The Allen Ginsberg Estate supports a regularly updated blog called The Allen Ginsberg Project. I recommend reading it. Here’s a gem of a conversation between the late poet and a student over those delicious, sweet and cold plums in William Carlos Williams’s “This is Just to Say.”
George Saunders shares his thoughts on writing his first full-length novel, the forthcoming Lincoln in the Bardo. As he puts it, “It’s like when you’re writing your first book, and you’re trying to figure out what kind of writer you are. This was like that.” Pair with our own Elizabeth Minkel’s piece on Saunders and the question of literary greatness.
Hate your job? At least you’ve never been Stanley Kubrick’s secretary: “Instead of having [‘All work and no play makes Jack a dull boy’] typed on only the few sheets seen by viewers, the director asked his secretary Margaret Warrington to type it on each one of the 500-odd sheets in the stack. What’s more, he also had Warrington type up an equivalent number of manuscript pages in four languages—French, German, Italian, Spanish—for foreign releases of [The Shining].”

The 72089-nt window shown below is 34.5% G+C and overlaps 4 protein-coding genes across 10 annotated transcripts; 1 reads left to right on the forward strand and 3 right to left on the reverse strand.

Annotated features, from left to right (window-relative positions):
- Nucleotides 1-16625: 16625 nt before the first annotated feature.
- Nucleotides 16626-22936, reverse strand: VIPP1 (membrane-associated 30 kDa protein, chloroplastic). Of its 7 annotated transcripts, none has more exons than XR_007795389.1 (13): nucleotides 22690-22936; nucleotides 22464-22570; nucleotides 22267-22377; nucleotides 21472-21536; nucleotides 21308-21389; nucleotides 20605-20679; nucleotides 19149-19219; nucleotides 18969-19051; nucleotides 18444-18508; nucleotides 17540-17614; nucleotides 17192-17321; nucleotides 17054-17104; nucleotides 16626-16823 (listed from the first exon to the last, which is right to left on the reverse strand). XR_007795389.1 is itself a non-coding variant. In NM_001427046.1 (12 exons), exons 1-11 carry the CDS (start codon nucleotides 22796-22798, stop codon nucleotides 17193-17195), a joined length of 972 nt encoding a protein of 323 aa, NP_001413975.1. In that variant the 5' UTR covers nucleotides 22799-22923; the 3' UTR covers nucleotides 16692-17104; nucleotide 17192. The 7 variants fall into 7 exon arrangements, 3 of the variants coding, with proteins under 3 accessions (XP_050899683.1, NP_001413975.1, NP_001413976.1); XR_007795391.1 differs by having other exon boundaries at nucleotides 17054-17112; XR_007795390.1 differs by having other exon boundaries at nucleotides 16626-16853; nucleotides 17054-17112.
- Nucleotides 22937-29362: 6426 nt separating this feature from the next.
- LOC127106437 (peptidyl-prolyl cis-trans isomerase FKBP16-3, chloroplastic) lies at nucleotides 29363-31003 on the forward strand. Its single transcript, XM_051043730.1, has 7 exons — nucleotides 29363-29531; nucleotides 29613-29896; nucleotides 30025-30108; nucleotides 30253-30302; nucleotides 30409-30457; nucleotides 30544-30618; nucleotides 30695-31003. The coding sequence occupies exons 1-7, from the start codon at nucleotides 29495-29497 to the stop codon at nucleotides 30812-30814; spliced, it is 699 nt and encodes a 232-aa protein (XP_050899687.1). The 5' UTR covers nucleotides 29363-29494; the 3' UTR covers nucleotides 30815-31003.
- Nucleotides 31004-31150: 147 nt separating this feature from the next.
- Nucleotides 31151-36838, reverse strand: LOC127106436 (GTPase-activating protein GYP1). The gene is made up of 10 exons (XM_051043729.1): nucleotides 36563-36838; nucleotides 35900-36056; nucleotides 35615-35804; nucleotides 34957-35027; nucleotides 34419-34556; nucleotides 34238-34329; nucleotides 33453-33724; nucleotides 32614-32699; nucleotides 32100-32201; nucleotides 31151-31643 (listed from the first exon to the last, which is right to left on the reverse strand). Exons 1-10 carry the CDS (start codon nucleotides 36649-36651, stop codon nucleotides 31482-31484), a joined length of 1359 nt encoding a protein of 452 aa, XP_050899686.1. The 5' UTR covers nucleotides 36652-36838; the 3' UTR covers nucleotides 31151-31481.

The 100th anniversary of the publication of James Joyce’s Dubliners occurs this month, and the occasion is being celebrated with the launch of Dubliners 100, a “reimagining and rewriting of the 15 original stories by a range of well-established and promising writers.” Among the modern writers lending their talents to the homage is Paul Murray (Skippy Dies), Donal Ryan (The Spinning Heart), and Pat McCabe (Butcher Boy).
“[T]here are no creative writing programs in Mexico, so people rely on the infinite patience of their friends.” Valeria Luiselli and Laia Jufresa, longtime readers of each other’s work, in conversation over at BOMB Magazine. See also: our review of Luiselli’s The Story of My Teeth.